A parity game is played on a colored directed graph, where each node has been colored by a priority – one of (usually) finitely many natural numbers. Two players, 0 and 1, move a (single, shared) token along the edges of the graph. The owner of the node that the token falls on selects the successor node (does the next move). The players keep moving the token, resulting in a (possibly infinite) path, called a play.

A parity game. Circular nodes belong to player 0, rectangular nodes belong to player 1. On the left side is the winning region of player 0, on the right side is the winning region of player 1.

The winner of a finite play is the player whose opponent is unable to move. The winner of an infinite play is determined by the priorities appearing in the play. Typically, player 0 wins an infinite play if the largest priority that occurs infinitely often in the play is even. Player 1 wins otherwise. This explains the word "parity" in the title.

Parity games lie in the third level of the Borel hierarchy, and are consequently determined.[1]

Games related to parity games were implicitly used in Rabin's proof of decidability of the monadic second-order theory of n successors (S2S for n = 2), where determinacy of such games was proven.[2] The Knaster–Tarski theorem leads to a relatively simple proof of determinacy of parity games.[3]

Moreover, parity games are history-free determined.[3][4][5] This means that if a player has a winning strategy then that player has a winning strategy that depends only on the current board position, and not on the history of the play.

Solving a game edit

Unsolved problem in computer science:

Can parity games be solved in polynomial time?

Solving a parity game played on a finite graph means deciding, for a given starting position, which of the two players has a winning strategy. It has been shown that this problem is in NP and co-NP, more precisely UP and co-UP,[6] as well as in QP (quasipolynomial time).[7] It remains an open question whether this decision problem is solvable in PTime.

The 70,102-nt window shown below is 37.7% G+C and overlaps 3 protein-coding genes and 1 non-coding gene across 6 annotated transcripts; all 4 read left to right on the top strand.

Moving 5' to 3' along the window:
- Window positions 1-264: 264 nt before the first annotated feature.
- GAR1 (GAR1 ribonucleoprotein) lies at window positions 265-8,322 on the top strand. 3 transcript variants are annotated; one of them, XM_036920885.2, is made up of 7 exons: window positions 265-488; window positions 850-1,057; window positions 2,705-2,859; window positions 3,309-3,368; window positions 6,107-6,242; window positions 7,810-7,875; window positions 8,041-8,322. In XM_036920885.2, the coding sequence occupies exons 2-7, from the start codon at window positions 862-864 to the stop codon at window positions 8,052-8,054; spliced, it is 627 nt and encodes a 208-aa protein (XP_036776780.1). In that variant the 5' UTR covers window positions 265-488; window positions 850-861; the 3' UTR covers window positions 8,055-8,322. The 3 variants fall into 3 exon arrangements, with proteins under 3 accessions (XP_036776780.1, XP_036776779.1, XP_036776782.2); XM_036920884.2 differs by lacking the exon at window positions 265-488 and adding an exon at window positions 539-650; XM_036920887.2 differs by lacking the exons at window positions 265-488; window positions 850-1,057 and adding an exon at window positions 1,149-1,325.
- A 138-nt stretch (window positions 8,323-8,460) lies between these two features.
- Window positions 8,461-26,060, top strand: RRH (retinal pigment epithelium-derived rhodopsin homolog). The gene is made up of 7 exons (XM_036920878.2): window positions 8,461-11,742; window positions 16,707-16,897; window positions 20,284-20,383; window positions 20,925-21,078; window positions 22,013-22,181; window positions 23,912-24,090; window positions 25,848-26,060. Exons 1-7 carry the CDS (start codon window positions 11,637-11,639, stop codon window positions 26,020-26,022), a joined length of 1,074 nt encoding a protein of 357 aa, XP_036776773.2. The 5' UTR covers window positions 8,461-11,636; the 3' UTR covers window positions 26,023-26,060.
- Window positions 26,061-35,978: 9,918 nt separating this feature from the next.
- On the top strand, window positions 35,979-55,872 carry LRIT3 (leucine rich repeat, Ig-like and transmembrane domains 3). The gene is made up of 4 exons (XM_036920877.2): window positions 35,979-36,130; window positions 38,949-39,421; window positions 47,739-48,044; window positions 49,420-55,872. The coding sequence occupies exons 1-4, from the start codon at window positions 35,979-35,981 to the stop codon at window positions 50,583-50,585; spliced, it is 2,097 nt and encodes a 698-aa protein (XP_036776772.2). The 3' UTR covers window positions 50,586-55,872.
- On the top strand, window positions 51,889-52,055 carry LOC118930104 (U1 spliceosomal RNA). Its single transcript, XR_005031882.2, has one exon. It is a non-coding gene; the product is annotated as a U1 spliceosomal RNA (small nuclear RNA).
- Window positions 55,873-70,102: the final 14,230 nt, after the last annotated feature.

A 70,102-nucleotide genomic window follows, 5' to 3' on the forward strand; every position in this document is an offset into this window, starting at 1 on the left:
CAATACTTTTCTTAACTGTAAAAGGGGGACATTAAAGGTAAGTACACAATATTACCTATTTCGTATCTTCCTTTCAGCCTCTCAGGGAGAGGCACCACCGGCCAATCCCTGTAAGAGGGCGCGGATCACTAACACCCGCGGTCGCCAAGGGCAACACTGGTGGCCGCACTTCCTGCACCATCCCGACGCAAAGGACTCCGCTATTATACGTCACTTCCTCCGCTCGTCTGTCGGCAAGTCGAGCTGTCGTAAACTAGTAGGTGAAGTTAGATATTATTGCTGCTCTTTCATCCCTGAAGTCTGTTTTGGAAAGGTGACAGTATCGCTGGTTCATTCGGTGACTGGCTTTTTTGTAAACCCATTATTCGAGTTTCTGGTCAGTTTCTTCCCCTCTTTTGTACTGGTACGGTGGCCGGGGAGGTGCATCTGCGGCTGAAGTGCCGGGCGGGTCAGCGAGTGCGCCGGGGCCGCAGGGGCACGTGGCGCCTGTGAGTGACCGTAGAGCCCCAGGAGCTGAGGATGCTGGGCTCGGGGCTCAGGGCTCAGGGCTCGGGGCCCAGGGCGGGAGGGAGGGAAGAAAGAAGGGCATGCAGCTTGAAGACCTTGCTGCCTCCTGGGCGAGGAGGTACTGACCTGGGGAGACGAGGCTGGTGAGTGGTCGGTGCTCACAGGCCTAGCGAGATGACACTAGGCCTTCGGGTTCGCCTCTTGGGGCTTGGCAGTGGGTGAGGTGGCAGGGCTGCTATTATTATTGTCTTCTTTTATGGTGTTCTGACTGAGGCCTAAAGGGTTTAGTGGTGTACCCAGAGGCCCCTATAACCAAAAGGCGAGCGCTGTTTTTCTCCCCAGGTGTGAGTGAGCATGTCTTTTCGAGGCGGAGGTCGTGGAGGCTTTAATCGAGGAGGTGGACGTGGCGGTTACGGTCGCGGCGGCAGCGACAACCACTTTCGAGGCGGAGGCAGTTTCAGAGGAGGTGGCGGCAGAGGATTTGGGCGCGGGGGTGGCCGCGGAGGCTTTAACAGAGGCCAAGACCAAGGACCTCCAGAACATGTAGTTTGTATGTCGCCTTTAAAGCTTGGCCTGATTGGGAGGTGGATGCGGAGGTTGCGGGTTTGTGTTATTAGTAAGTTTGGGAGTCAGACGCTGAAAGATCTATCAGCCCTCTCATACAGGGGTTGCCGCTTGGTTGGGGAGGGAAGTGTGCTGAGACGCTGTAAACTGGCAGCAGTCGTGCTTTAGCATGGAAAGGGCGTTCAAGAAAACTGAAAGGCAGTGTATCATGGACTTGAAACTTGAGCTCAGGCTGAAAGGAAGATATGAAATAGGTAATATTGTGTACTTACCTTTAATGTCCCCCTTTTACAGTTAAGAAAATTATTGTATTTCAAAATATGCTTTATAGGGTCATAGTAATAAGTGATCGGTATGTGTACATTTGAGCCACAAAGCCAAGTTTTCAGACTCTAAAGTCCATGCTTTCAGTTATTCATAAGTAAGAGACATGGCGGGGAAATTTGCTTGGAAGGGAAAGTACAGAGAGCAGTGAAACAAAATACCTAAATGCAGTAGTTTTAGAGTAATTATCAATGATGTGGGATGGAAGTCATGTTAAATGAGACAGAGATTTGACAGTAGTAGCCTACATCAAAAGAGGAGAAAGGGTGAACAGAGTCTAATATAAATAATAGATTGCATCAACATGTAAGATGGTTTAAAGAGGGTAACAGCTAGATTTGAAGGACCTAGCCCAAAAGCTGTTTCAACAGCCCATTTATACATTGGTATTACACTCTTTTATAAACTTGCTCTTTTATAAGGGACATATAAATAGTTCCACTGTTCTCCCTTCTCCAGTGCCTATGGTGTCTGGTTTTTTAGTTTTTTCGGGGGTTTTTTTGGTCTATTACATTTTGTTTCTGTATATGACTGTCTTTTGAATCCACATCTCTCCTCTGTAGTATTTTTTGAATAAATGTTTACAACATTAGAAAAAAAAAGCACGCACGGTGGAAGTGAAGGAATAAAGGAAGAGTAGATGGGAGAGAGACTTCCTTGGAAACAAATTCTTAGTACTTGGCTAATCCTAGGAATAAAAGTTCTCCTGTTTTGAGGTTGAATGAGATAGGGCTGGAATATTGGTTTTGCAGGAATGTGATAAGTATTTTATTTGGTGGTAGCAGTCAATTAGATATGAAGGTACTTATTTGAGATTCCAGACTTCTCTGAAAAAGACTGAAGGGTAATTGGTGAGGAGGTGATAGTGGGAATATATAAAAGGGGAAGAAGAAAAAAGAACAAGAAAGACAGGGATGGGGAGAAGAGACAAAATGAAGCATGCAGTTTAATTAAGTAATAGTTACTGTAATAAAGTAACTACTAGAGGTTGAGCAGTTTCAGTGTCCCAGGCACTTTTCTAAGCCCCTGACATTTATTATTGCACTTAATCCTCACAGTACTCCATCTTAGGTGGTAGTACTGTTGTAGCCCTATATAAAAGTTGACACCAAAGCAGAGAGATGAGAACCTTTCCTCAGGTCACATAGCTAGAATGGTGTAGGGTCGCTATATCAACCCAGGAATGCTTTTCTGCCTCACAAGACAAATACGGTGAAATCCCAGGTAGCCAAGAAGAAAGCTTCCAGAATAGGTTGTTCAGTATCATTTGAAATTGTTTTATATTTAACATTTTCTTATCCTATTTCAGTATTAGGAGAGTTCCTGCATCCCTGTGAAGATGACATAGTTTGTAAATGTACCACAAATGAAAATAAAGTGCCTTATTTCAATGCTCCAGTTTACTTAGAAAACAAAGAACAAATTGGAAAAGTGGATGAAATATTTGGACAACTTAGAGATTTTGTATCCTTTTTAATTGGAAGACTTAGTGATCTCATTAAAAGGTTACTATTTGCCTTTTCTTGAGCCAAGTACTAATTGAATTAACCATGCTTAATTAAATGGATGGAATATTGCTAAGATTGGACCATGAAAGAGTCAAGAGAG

Given that parity games are history-free determined, solving a given parity game is equivalent to solving the following simple looking graph-theoretic problem. Given a finite colored directed bipartite graph with n vertices  , and V colored with colors from 1 to m, is there a choice function selecting a single out-going edge from each vertex of  , such that the resulting subgraph has the property that in each cycle the largest occurring color is even.

Recursive algorithm for solving parity games edit

Zielonka outlined a recursive algorithm that solves parity games. Let   be a parity game, where   resp.   are the sets of nodes belonging to player 0 resp. 1,   is the set of all nodes,   is the total set of edges, and   is the priority assignment function.

Zielonka's algorithm is based on the notation of attractors. Let   be a set of nodes and   be a player. The i-attractor of U is the least set of nodes   containing U such that i can force a visit to U from every node in  . It can be defined by a fix-point computation:

 

In other words, one starts with the initial set U. Then, for each step ( ) one adds all nodes belonging to player 0 that can reach the previous set ( ) with a single edge and all nodes belonging to player 1 that must reach the previous set ( ) no matter which edge player 1 takes.

Zielonka's algorithm is based on a recursive descent on the number of priorities. If the maximal priority is 0, it is immediate to see that player 0 wins the whole game (with an arbitrary strategy). Otherwise, let p be the largest one and let   be the player associated with the priority. Let   be the set of nodes with priority p and let   be the corresponding attractor of player i. Player i can now ensure that every play that visits A infinitely often is won by player i.